• The Mailer component is the stateless session bean responsible for sending e-mail messages. The AdminFacade component uses Mailer to send an e-mail confirmation to the student when the administrator approves the order for enrollment.

  • The StudentFacade component provides a unified interface to student functionality. Instead of communicating directly with enterprise beans such as Student and Order, clients go through the simpler interface of StudentFacade. StudentFacade is modeled as a stateful session bean.

  • The AdminFacade component provides a unified interface to the administrator functionality. Web components use a single AdminFacade component to access the administrator functionality. This component is modeled as a stateful session bean.

    Note

    The sample application uses the following approach for the business logic tier design.

  • Provides a simple interface to complex functionality by using session bean façades.

    The session bean façades front the entity beans. For example, the StudentFacade session bean provides a simple interface to student functionality and fronts entity beans such as Order.

  • For portability and ease of development, container-managed entity beans are used instead of bean-managed persistence entity beans. Also, all entity beans provide local interfaces for efficient access due to co-location.

  • Uses distributed islands of local components. For example, as shown in Figure 21.5, one such island is composed of components such as StudentFacade, SignOn, Course, and Order. All the components within this island communicate with each other by using local interfaces. This offers the benefit of higher performance. An island communicates with a remote island by using remote interfaces, which offers the benefit of scalability.

    Figure 21.5. Distributed islands of local components.

Designing the Web Tier Components

The following section discusses the Web tier components in the sample application:

  • The primary role of URSControllerServlet servlet is to act as a controller. This component is responsible for receiving parameters from the client and then invoking the calls to the EJB tier, which handles the business logic. Finally, the servlet receives the result and uses it to provide a response to the user. This servlet usually forwards the response to a JSP to perform a presentation task.

  • The application contains the JSP pages, such as the registration page, login page, course catalog page, enrollment cart page, and order confirmation page. These components contain the presentation logic for student-related functionality. In addition, the admin page contains the presentation logic for administrator-related functionality.

Note

The sample application uses the MVC (Model-View-Controller) design pattern discussed on Day 7, “Designing Web Applications.” The model layer contains the enterprise bean components that handle the core business logic. The view layer contains the JSP pages, whose job is to format and present responses to the client. The controller layer provides the URSControllerServlet servlet, which is responsible for receiving the client request, managing screen flow, and selecting an appropriate response.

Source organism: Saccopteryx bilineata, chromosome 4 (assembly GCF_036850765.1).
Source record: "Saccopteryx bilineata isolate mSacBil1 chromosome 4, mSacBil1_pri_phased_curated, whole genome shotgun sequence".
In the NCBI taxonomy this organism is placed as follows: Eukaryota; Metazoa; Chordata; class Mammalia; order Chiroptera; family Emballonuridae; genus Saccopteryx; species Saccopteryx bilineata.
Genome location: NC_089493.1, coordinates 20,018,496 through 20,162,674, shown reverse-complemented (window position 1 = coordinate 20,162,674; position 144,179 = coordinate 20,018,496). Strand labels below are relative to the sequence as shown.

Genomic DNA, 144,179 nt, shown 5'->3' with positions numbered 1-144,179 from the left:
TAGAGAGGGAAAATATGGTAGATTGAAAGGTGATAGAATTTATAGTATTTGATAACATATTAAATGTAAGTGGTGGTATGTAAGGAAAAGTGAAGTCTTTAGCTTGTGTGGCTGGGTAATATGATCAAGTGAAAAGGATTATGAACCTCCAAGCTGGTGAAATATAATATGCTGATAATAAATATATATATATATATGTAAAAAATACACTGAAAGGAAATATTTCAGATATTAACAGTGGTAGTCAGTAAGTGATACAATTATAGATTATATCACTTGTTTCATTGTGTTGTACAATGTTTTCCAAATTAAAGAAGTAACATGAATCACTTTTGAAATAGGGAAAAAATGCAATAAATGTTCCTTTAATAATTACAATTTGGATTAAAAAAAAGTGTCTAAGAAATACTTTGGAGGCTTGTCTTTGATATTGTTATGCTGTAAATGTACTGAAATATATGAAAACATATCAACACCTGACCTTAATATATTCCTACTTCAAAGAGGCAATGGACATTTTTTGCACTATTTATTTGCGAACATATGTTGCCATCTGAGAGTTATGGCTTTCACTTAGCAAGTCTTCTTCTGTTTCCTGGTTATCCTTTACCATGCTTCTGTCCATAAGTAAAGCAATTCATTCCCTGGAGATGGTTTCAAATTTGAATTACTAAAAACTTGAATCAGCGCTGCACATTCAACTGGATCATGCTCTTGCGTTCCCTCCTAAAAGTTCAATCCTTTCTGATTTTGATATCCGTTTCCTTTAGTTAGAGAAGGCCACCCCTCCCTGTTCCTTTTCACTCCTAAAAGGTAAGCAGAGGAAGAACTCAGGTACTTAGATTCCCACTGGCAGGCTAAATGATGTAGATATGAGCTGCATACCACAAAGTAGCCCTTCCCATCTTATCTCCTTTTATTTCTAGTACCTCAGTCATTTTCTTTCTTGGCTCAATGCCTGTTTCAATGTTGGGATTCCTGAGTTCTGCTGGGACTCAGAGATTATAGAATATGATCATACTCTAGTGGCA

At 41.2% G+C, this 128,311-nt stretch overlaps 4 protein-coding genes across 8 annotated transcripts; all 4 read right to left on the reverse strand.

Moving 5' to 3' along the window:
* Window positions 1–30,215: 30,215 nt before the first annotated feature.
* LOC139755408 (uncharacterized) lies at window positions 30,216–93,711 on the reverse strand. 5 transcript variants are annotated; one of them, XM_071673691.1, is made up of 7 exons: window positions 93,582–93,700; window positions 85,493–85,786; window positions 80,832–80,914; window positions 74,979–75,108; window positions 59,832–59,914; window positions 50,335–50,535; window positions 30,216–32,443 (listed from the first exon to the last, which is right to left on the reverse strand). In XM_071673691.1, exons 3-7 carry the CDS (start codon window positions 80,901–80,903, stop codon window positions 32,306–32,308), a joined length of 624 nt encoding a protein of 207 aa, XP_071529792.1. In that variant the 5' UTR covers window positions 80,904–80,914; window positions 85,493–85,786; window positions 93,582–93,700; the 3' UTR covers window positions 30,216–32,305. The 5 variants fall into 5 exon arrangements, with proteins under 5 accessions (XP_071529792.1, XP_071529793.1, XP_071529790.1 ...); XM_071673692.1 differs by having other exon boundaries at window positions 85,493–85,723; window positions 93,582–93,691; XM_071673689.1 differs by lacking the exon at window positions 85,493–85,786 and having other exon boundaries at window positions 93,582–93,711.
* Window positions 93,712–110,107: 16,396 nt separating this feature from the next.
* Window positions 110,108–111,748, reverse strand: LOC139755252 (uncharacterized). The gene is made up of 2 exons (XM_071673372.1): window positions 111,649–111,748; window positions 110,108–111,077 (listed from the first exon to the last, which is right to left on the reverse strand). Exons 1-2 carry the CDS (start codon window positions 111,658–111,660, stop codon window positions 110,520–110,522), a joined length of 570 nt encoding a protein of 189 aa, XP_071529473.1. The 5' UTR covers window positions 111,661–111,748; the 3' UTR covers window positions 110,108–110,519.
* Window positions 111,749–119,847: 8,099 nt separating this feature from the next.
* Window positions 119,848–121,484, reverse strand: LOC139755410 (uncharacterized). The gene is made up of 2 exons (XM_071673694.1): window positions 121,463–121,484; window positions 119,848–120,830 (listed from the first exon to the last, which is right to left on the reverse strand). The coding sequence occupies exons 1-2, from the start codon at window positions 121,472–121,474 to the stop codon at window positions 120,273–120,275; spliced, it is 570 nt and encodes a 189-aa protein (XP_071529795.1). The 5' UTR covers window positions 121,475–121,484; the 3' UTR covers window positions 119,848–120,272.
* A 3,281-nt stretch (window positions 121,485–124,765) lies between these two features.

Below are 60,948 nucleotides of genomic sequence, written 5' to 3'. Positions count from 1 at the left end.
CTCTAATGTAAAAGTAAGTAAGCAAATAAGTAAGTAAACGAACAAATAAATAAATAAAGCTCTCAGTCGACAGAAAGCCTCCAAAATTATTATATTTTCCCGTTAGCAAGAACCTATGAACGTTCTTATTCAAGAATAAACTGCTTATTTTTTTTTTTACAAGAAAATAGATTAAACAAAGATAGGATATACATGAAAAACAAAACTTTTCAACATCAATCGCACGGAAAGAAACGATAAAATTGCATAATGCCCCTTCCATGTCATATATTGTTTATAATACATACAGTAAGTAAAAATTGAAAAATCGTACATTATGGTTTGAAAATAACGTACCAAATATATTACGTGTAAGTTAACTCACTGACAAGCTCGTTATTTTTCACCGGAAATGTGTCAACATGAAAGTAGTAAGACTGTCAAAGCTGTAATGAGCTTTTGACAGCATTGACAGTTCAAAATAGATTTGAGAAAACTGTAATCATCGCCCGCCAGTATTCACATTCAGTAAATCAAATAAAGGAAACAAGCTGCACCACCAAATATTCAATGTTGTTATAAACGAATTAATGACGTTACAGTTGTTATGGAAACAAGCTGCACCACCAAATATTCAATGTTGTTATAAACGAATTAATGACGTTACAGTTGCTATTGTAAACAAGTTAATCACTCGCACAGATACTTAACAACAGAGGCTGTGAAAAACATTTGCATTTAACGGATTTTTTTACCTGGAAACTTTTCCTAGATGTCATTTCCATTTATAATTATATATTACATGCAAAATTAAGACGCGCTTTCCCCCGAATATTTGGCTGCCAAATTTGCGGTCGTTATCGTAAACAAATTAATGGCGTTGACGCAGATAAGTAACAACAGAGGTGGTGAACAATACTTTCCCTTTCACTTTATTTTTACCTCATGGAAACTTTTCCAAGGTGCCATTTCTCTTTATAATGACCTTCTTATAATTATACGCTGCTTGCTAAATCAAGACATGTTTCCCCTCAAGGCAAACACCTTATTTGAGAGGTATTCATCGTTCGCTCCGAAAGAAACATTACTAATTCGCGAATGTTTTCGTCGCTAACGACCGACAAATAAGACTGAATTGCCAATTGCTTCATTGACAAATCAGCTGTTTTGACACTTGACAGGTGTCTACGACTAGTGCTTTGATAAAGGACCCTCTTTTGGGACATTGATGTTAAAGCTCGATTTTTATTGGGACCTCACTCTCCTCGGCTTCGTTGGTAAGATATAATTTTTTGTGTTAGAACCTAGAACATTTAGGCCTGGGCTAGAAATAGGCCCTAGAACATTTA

Designing the EIS Tier Database Schema

Figure 21.6 shows the database tables and the relationships between them. Each table is shown as a solid rectangle with two compartments. The top compartment holds the table name and the bottom compartment holds a list of column names. The primary key column(s) uniquely identifies a row in the table. We use the abbreviation PK for the primary key. The foreign key column of a table identifies a row in a different table. We use the abbreviation FK for the foreign key.

Figure 21.6. Database schema of the sample application.

For example, the enrollments table consists of the columns enrollment_id (primary key), student_id (foreign key to student_id in the students table), and course_id (foreign key to course_id in the courses table).

Designing the Scenarios

This section examines the interactions between components for key use case scenarios.

Student Logs On to the System

Figure 21.7 shows the sequence diagram for the use case Student Logs On to the System. The student enters a login name and password, and clicks the submit button in the login page. The browser sends an HTTP GET request to the Web server. The URSControllerServlet servlet receives the client request and invokes the validateUser() method of the StudentFacade enterprise bean. The façade delegates the method call of the SignOn authentication component, which uses the User entity bean to look up and validate the login name and password. Finally, the controller servlet forwards the request to the catalog page, which displays the course catalog.

Figure 21.7. Student Logs On to the System sequence diagram.

Student Places Order